Ussuriysk

Ussuriysk

Ussuriysk, city (1989 pop. 158,000), Maritime Territory, Russian Far East, on the Suyfun River. It is a coal-mining center and a Trans-Siberian RR junction. A direct rail line to the Manchurian city of Harbin runs from Ussuriysk. Industries include food processing and clothing manufacture. The city was called Nikolsk-Ussuriski until 1935 and Voroshilov until 1957.
Ussuriysk (Уссури́йск) is a city in Primorsky Krai, Russia, situated in the middle of a fertile valley at the junction of three rivers at . The city was founded in 1866 as Nikolskoye settlement, named so after tsar Nicholas I, then as Nikolsk-Ussiriysky town, but was changed to Voroshilov in 1935 after Kliment Voroshilov. With Nikita Khrushchev's ascent to power after Stalin's death, Voroshilov was forced to retire and the city's name was changed to Ussuriysk after the nearby Ussuri river in 1957.

Ussuriysk is very green because of many trees (such as poplars, elms, and jasmine, have been transplanted here from the taiga) and ranked third after Arsenyev and Vladivostok.

  • Founded in 1866
  • Population: 155,800 (2003 est.); 157,759 (2002 Census)
  • Highway distance to Vladivostok: 111 km

History

From the middle of the ninth century, the kingdom of Balhae occupied Primorsky Krai, consisting of the Nanai, the Udege, the Evenks, the Mohe and other descendants of the Tungus-speaking people. Prior to this occupation, Ussuriysk and its neighbourhood were settled by Yulou Mohe (Hangul : 우루말갈 Hanja/Hanzi : 虞婁靺鞨 pinyin : Yúlóu Mòhé) tribes who were incorporated to Balhae Kingdom under King Seon's reign (818-830). During the Balhae kingdom period, a town called Hwaju (Hangul :화주, Hanja : 華州) was founded which was also the administrative centre of Solbin Prefecture (Hangul : 솔빈부 Hanja : 率賓府 Russian : Шуайбинь).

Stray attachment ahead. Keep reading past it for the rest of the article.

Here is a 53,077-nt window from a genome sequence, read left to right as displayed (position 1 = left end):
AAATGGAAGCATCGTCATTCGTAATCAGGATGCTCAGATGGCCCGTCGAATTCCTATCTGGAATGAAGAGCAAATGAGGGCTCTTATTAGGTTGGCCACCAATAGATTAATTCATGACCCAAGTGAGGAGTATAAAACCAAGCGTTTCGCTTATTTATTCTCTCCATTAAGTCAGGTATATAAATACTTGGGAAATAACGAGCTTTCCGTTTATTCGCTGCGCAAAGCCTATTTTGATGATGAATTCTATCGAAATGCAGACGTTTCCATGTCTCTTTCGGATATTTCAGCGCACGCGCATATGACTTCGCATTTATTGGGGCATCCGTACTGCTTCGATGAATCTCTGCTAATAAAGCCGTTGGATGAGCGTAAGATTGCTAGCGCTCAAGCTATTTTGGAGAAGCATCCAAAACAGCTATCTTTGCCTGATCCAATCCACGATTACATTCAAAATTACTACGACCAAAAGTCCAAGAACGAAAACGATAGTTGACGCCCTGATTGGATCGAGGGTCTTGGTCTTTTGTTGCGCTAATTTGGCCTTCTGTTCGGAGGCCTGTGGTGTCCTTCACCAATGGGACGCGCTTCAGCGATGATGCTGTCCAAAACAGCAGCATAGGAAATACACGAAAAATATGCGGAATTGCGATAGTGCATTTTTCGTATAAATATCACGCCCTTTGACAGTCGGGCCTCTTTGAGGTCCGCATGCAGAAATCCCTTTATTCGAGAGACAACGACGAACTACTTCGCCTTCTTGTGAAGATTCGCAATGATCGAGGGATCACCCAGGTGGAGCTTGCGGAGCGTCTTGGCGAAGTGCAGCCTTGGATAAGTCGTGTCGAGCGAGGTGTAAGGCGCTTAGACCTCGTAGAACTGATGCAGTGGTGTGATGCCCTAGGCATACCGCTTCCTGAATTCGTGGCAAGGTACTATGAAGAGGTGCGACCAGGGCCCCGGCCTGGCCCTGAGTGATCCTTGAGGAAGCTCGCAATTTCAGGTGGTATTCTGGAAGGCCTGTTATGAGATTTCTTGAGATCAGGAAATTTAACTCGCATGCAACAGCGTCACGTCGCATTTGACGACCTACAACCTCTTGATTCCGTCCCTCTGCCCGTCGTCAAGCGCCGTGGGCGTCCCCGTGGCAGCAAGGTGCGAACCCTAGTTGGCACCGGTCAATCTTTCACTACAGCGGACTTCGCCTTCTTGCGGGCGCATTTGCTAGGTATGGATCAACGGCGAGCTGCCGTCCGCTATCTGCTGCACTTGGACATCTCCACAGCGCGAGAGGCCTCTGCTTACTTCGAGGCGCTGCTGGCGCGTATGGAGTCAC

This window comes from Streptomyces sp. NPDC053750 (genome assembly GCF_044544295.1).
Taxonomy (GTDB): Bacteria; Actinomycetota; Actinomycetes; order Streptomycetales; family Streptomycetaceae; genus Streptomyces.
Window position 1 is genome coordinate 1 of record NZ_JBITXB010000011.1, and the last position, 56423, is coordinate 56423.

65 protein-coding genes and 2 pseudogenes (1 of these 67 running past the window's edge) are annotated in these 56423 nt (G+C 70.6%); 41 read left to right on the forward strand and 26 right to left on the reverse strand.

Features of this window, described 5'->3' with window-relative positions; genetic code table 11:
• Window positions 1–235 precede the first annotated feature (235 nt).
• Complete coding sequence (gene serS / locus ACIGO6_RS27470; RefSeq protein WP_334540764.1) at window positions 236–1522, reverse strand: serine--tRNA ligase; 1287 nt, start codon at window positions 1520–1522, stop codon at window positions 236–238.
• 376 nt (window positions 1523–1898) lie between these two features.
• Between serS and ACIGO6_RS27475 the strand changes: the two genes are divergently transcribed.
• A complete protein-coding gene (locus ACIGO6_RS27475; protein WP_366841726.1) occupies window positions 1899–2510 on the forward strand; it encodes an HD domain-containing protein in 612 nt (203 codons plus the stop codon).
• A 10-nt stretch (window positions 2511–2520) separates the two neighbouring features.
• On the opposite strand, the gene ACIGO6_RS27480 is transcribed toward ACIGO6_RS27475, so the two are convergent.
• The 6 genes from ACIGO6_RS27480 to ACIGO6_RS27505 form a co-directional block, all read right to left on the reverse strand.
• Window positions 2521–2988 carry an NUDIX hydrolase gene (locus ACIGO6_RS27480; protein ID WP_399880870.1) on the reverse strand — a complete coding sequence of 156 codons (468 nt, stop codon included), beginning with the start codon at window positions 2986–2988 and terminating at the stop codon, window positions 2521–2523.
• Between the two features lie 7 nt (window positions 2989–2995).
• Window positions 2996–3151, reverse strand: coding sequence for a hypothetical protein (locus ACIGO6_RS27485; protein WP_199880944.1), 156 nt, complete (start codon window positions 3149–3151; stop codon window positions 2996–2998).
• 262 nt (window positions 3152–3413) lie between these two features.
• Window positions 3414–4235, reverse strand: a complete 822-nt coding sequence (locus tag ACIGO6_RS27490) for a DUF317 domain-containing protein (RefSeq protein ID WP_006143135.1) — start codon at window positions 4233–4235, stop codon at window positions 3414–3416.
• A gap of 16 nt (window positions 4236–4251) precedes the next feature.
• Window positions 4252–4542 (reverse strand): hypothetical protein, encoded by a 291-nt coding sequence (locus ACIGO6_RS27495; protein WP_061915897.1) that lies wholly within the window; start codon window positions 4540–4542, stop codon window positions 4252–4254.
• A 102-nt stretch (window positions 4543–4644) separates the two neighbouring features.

In 1866 Nikolskoye settlement was founded on the area of today's Ussuriysk. Due to its advantageous geographic location at the crossing of the transportation lines of South Primorye, the village has experienced rapid growth since the 1870s, turning into a trade center. The role of the village increased after the Ussuriysk railroad was constructed. In 1898 Nikolskoye village became a town Nikolsk-Ussuriysky. By the beginning of the 20th century the town's population totaled 15,000 people, and the annual turnover of its trade enterprises was equal to 3 million rubles. After the Russo-Japanese War of 1904-1905 Nikolsk-Ussuriysky became one of the most important commercial and economic centers of the Russian Far East. In 1913 the city ranked fourth after Vladivostok, Blagoveshchensk, and Khabarovsk in terms of population. Enterprises were established processing agricultural products such as mills, dairies, soap-boiling plants and tanneries, as well as macaroni and sausage factories and breweries. Brick factories, quarries and saw-mills also appeared in the city.

The central part of the city began to be built up with 2- and 3-store masonry buildings. In 1914 there were 14 educational institutions, a theater, a circus, and 3 movie-theaters in Nikolsk-Ussuriysky. After the Revolution of 1917 Ussuriysk's economy experienced a rapid growth. The city specialized in processing agricultural products. Until the 1980s the city ranked second in the Krai in population, having only recently yielded to Nakhodka. Ussuriysk is still second only to Vladivostok as a theatrical and higher-educational center (it is home to the Pedagogical and Agricultural Institutes, and the Higher Military School).